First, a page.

Supreme Court Allows Religious Exemptions from some Coronavirus Rules

Commentary & Community

Supreme Court Allows Religious Exemptions from some Coronavirus Rules

Officials in Colorado and New Jersey wanted to impose attendance limits on religious services, but the Supreme Court held that these states did not have the power to order this.


In both states, authorities had said that there must be limits on in-person religious gatherings. However, the states had different rules for other gatherings. The justices determined that the state must treat religious groups the same as these other gatherings. Failing to do so would violate the First Amendment.


These decisions were in line with a Supreme Court order from last month. In the Colorado case, the justices ruled against the state by a decision of 6-3. The three dissenting justices did not necessarily object to the rationale of the case. Instead, they held that since Colorado had already lifted its restriction, the case was moot. There were no dissents in the New Jersey case.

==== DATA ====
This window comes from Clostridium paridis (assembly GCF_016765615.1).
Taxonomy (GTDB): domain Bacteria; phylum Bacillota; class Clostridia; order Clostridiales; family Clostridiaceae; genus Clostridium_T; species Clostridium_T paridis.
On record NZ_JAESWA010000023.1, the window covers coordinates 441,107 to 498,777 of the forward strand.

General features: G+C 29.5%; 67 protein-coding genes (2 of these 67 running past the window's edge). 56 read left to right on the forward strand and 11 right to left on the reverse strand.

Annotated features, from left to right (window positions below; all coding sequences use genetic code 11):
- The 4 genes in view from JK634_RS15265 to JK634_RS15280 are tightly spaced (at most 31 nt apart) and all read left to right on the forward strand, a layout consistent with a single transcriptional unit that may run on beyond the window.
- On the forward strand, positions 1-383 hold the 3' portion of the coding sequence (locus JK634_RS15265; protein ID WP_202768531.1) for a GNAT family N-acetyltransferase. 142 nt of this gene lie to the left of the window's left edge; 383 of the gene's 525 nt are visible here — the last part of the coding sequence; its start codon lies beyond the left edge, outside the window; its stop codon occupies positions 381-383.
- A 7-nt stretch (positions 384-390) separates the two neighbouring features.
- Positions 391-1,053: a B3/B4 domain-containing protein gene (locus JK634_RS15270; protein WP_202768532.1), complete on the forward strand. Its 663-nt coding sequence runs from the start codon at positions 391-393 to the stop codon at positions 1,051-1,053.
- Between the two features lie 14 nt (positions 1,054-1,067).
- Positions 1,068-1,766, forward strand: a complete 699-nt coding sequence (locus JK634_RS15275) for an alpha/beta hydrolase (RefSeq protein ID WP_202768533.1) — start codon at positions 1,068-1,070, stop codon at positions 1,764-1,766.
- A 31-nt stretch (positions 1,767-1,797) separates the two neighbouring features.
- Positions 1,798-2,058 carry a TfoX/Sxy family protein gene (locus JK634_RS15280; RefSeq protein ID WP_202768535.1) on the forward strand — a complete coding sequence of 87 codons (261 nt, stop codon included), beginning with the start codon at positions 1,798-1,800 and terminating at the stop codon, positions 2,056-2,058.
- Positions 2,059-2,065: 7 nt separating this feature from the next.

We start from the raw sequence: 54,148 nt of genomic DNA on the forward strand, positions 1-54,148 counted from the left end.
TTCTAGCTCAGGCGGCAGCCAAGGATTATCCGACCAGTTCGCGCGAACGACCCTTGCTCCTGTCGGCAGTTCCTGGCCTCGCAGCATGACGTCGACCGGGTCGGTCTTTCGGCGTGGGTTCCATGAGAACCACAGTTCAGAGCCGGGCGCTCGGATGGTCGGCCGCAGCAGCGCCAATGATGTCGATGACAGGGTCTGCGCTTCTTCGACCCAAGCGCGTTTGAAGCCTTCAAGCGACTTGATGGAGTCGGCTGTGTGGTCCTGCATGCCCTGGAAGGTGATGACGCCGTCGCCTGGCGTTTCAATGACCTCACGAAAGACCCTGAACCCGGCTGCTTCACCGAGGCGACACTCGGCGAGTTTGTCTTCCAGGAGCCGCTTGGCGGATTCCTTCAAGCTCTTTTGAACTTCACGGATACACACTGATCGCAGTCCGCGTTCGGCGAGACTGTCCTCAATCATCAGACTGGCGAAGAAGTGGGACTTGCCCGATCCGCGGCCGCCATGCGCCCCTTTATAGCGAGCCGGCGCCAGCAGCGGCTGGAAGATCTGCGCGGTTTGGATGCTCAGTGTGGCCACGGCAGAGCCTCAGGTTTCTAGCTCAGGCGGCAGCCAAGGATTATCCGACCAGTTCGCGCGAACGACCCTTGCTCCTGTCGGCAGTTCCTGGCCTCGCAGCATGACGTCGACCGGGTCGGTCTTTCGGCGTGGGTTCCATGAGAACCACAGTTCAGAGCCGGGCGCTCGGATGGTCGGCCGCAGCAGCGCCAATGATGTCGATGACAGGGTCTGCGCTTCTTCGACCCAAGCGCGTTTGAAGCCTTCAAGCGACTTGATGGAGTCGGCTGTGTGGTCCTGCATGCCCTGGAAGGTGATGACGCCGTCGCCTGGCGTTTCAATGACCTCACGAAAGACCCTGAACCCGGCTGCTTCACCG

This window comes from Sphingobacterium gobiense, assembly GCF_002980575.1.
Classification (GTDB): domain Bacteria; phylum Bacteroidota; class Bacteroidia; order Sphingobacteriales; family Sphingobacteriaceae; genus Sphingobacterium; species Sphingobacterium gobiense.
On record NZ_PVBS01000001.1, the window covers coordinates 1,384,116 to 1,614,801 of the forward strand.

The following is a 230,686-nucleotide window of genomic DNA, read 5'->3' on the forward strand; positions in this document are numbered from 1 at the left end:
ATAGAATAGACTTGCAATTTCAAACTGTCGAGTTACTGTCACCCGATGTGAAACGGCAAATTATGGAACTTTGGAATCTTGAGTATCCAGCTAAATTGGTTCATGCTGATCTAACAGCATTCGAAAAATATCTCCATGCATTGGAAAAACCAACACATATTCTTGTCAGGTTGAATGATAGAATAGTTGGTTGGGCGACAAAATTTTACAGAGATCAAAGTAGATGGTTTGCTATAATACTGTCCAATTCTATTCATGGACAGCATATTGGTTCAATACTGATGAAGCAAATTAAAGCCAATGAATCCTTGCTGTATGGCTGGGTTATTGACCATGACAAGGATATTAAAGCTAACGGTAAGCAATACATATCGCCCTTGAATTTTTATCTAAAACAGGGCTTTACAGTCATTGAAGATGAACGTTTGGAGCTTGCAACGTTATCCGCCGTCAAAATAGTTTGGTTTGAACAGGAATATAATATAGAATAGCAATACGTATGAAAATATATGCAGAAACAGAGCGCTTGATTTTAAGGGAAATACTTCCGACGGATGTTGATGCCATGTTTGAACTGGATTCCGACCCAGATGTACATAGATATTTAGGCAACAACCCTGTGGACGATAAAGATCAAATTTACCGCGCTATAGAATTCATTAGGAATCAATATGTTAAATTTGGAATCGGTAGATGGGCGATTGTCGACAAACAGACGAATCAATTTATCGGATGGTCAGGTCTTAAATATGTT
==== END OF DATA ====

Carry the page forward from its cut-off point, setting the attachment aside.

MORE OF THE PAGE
The issue of how stay-at-home orders and other restrictions related to the coronavirus apply to churches, mosques, and other religious gatherings has been a divisive issue during the pandemic. States often impose different types of restrictions on different types of businesses and gatherings. Religious groups have sued when restrictions on churches are more severe than restrictions on restaurants or other businesses.


These suits allege that when government is imposing restraints on religious exercises, it should do so as minimally as possible. They argue that treating religious gatherings more strictly than other gatherings is an infringement upon the freedom to worship. The Supreme Court has agreed with this reasoning.


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